How strongly do I recommend Good Strategy/Bad Strategy?
8 / 10
Good Strategy/Bad Strategy is a great read for anyone in a Director or above level, or for managers aspiring to promotion. You will learn both concept and tactical implementation details for delivering successful strategies. I’ve since used the ideas from this book to author technical strategy and recruiting strategy documents that I have shared with my team.
Top Ideas in This Book
Strategies develop around challenges and opportunities. When I’ve seen people struggle to develop or articulate a strategy it is usually because they do not sufficiently understand the problem.
Many bad strategies are just business goals masked as strategies. 10% increase in revenue. Become the market leader. Decrease costs by 20%. These don’t tell you anything about the problem or how the organization can achieve these goals.
Strategy starts with insight, which means the people developing your strategy better understand the problem, have a proclivity for divergent thinking, and think long-term.
I started using this format to develop technical strategy documents and have found that it works really well. The diagnosis helps people understand the situation and key challenges. The guiding principle sets the stage for all the coherent actions that follow.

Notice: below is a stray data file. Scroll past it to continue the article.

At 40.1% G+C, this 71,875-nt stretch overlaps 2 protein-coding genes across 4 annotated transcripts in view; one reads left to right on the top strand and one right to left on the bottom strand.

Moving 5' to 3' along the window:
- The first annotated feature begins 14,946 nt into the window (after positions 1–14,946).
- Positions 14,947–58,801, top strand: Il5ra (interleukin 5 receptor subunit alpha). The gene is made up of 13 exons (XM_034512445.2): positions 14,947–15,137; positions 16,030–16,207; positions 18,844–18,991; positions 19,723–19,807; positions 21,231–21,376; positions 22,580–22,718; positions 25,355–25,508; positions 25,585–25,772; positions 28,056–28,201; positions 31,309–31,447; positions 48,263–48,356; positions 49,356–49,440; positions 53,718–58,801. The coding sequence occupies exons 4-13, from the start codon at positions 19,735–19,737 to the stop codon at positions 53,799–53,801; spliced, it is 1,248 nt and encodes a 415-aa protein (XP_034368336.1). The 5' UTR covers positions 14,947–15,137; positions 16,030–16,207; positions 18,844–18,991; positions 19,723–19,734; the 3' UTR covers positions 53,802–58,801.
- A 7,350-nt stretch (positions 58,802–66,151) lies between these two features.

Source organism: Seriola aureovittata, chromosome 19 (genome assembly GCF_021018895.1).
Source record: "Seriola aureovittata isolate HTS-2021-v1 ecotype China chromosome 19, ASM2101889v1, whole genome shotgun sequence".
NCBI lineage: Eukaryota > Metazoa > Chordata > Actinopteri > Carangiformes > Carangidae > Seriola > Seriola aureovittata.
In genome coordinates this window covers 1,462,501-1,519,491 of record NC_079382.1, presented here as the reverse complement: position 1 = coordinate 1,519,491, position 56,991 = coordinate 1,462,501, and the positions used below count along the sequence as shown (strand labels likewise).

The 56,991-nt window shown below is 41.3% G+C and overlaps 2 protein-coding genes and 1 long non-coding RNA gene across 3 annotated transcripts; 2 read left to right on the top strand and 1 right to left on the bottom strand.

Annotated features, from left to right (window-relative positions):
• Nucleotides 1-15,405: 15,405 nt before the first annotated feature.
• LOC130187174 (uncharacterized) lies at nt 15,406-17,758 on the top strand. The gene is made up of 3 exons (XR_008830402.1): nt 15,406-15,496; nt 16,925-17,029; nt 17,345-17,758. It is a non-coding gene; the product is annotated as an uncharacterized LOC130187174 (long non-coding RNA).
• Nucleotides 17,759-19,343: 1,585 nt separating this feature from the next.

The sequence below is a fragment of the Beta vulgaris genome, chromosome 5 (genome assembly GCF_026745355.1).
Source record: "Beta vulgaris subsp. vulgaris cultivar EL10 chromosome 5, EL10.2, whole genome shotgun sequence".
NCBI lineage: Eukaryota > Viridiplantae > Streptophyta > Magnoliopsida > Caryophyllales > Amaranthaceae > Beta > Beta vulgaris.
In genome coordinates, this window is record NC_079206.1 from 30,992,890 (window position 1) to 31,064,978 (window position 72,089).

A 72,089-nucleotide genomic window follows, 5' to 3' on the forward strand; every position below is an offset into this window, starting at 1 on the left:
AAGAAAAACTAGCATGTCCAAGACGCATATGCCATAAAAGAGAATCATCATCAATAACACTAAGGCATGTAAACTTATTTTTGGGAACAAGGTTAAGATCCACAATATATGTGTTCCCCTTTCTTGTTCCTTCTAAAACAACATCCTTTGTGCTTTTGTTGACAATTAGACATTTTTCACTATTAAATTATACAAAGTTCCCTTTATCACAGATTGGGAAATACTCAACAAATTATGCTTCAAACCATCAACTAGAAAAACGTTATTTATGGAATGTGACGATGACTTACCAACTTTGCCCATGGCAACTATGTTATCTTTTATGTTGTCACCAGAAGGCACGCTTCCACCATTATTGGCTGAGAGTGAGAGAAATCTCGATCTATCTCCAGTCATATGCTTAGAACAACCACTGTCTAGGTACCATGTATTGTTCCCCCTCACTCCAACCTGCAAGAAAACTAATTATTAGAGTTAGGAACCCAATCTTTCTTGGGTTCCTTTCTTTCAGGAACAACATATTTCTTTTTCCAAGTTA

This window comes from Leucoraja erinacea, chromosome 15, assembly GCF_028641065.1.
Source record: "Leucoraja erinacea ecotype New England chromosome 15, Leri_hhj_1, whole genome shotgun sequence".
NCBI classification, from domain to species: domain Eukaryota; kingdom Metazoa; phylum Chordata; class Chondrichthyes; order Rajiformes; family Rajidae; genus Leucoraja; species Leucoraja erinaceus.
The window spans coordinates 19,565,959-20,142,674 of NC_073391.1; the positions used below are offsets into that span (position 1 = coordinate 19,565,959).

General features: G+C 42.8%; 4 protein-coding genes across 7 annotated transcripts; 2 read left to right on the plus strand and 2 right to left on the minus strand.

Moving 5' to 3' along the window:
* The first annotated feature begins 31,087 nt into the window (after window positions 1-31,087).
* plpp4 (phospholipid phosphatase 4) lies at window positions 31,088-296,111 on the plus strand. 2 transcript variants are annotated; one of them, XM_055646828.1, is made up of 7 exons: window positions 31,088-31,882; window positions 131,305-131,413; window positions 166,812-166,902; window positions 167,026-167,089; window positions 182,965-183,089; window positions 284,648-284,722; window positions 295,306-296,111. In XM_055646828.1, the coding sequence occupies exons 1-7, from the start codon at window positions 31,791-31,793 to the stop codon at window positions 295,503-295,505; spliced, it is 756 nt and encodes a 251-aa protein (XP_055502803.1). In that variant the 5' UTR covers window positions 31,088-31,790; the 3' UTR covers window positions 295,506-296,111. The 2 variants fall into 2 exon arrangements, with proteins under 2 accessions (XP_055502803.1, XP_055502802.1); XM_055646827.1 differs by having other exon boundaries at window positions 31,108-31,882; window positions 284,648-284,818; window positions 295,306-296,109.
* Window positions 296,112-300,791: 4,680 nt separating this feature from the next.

Strategies usually change because the environment inside or outside of your organization changes. Because these changes are constant, reevaluating strategy periodically feels worthwhile.
Strategy requires tradeoffs, which means disagreement not unanimous consensus. When you sense everyone is onboard, you probably have false alignment or a weak strategy.
When I author strategy documents, I explicitly list “tradeoffs we are willing to accept” so my team understands that good strategy will not satisfy every desire.
Just like in product development, there exists no shortage of ideas when it comes to strategy. The challenge is deciding what not to do and communicating that decision through the organization, reaching alignment through either agreement or a “disagree and commit” mentality.
Strategies go off the rails when resource allocation does not align with the strategy. Usually this happens by spreading resources too thin, often across old and new strategies, rather than focusing resources on the new strategy.
The best strategies have reinforcing elements that individually may be easy to replicate, but in combination are quite difficult to replicate.
People love guarantees and mitigating risk, but no strategy is guaranteed to work. If people start making guarantees around strategy, it probably signals their inexperience or unwillingness to make tradeoffs and therefore presenting a weak strategy.